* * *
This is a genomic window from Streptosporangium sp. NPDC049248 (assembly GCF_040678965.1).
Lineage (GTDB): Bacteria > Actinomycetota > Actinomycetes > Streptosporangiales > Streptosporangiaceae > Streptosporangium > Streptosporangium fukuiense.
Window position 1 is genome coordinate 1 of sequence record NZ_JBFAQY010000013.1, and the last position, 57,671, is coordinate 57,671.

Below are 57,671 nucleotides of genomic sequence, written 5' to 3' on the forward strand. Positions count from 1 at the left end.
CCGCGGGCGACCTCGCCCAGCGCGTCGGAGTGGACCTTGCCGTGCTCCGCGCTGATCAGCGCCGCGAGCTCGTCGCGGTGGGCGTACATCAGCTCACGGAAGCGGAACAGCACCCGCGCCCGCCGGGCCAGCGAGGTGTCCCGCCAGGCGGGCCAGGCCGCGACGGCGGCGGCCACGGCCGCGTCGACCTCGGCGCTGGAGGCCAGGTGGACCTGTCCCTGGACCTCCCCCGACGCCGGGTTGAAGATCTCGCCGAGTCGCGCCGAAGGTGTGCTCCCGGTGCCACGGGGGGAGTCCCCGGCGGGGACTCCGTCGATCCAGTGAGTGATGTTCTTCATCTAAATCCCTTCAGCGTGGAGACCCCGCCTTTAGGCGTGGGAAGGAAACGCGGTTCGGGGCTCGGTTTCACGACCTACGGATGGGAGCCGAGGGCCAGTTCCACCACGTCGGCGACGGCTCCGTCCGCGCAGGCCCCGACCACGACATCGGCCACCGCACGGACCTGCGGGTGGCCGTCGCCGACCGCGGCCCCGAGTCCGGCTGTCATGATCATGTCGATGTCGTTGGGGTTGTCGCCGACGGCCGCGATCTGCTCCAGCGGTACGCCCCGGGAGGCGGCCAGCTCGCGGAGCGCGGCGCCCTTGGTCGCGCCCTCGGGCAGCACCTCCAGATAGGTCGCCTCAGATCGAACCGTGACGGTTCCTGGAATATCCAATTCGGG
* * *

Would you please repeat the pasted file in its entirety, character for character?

This is a genomic window from Streptosporangium sp. NPDC049248 (assembly GCF_040678965.1).
Lineage (GTDB): Bacteria > Actinomycetota > Actinomycetes > Streptosporangiales > Streptosporangiaceae > Streptosporangium > Streptosporangium fukuiense.
Window position 1 is genome coordinate 1 of sequence record NZ_JBFAQY010000013.1, and the last position, 57,671, is coordinate 57,671.

Below are 57,671 nucleotides of genomic sequence, written 5' to 3' on the forward strand. Positions count from 1 at the left end.
CCGCGGGCGACCTCGCCCAGCGCGTCGGAGTGGACCTTGCCGTGCTCCGCGCTGATCAGCGCCGCGAGCTCGTCGCGGTGGGCGTACATCAGCTCACGGAAGCGGAACAGCACCCGCGCCCGCCGGGCCAGCGAGGTGTCCCGCCAGGCGGGCCAGGCCGCGACGGCGGCGGCCACGGCCGCGTCGACCTCGGCGCTGGAGGCCAGGTGGACCTGTCCCTGGACCTCCCCCGACGCCGGGTTGAAGATCTCGCCGAGTCGCGCCGAAGGTGTGCTCCCGGTGCCACGGGGGGAGTCCCCGGCGGGGACTCCGTCGATCCAGTGAGTGATGTTCTTCATCTAAATCCCTTCAGCGTGGAGACCCCGCCTTTAGGCGTGGGAAGGAAACGCGGTTCGGGGCTCGGTTTCACGACCTACGGATGGGAGCCGAGGGCCAGTTCCACCACGTCGGCGACGGCTCCGTCCGCGCAGGCCCCGACCACGACATCGGCCACCGCACGGACCTGCGGGTGGCCGTCGCCGACCGCGGCCCCGAGTCCGGCTGTCATGATCATGTCGATGTCGTTGGGGTTGTCGCCGACGGCCGCGATCTGCTCCAGCGGTACGCCCCGGGAGGCGGCCAGCTCGCGGAGCGCGGCGCCCTTGGTCGCGCCCTCGGGCAGCACCTCCAGATAGGTCGCCTCAGATCGAACCGTGACGGTTCCTGGAATATCCAATTCGGG